The previous paragraph explained how to extract the stage two dropper by dumping it from memory. This paragraph is a brief intermezzo which shows an alternative method to dump the second stage dropper. Packers written in .NET often load their payload by making use of a .NET functionality called 'Reflection'. This functionality enables a programmer to load objects (e.g. executables) directly into memory, without writing it to disk first. With the help of a .NET debugger, such as dnSpy, one can also easily dump the second stage dropper. The easiest approach that worked on this packed Pony sample was searching for references to 'Assembly.Load' (a functionality in the Reflection class). When setting a debugger breakpoint on that line of code, it is very easy to run the executable and to dump (save) the argument passed to the 'Assembly.load' function, as shown on image six. This argument is the executable that is loaded into memory.

Image 6: using .NET debugger dnSpy to dump the second stage payload

Stage three payload

The stage three payload that's injected in RegAsm, cannot be dumped with MegaDumper because the executable isn't a .NET executable. However, we can dump the executable using a debugger like OllyDbg. We use Process Hacker to suspend the RegAsm process (no ninja reflexes needed this time, the RegAsm process doesn't kill itself quickly because the final payload is running in there). Once the process has been suspended, we attach OlleDbg to it (image seven). In the memory space of RegAsm we search for the executable magic number "MZ" (image eight). When looking for "MZ", we can spot in RegASMs memory what seems to be an executable (notice 'This program cannot be run in DOS mode'). This executable can be dumped from memory using the OllyDumpEx plugin (image eight).

Image 7: extracting Pony from the hollowed RegAsm process using OllyDbg

Image 8: searching for the injected Pony executable in RegAsms memory

Image 9: dumping the injected payload from RegAsms memory with OllyDumpEx

When searching for strings in the dumped executable, one can spot some interesting strings. We see URL's that contain the 'Panel/gate.php' structure. This structure refers to the default Pony server side path setup. The server side component receives and stores the stolen credentials. The strings found in the dumped executable also suggest that configurations and databases of software like Filezilla, Firefox or Google Chrome are queried. It also interesting to see that the malware contains a list of what seems to be a set of default passwords (who uses jesus as a password ?!). This behaviour is also typical for the Pony malware. In the last paragraph, we'll shortly discuss the Pony malware.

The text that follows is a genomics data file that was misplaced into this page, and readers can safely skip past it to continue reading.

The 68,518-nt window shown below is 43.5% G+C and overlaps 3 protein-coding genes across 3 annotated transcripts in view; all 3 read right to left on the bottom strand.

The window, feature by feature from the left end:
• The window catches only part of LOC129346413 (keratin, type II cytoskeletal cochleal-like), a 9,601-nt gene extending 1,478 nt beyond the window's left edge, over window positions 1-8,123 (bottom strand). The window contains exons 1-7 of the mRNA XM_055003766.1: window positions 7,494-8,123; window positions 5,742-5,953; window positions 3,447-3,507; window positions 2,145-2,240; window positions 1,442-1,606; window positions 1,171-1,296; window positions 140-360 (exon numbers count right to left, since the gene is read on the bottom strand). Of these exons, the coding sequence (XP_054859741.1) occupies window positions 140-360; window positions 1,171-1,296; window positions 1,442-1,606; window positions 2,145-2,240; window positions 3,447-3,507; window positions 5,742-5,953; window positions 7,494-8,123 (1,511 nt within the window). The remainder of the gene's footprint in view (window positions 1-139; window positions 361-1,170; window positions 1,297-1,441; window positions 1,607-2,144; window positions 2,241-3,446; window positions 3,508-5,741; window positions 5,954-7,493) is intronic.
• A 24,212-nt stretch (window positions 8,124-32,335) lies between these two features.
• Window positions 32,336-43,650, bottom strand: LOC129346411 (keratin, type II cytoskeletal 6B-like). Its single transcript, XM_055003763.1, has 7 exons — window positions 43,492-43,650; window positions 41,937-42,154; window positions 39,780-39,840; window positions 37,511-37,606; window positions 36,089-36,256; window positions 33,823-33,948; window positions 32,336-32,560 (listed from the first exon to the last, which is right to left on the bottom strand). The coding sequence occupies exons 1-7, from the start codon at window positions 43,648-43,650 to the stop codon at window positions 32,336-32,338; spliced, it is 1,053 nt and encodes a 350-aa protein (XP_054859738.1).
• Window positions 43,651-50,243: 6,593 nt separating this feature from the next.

Image 10: Quick inspection of the dumped payload.

Pony password stealer/dropper

Nowadays, malware is modular: there are crimeware kits helping to set up your own C&C (Command and Control server) and prepare the payload. This is also the case for the Pony malware: the payload can be build via a nice graphical user interfaces, because the threat actors who are using the malware aren't necessarily as technical savy as the group who coded the malware. Additionally to the C&C setup and the payload itself, crypters are used to pack the payload, and e.g. Exploit Kits (browser exploit, PDF exploit, Office exploit, ...) are used to deliver it.

Below an example of a pony builder can be found. The builder gives you the option to load (drop) additional files, to configure the location of the command and control server and to select from which applications the stored credentials need to be stolen. By default, the Pony builder executable contains an icon of a Pony (d'uh). If you use Google reverse image search on the Pony icon, you'll notice that the malware authors have stolen that icon from the popular FarmVille game. Stealing credentials and passwords is one thing, but stealing from FarmVille, really ?

Image 11: Pony builder pannel.

Image 12: The origin of Pony's icon: farmville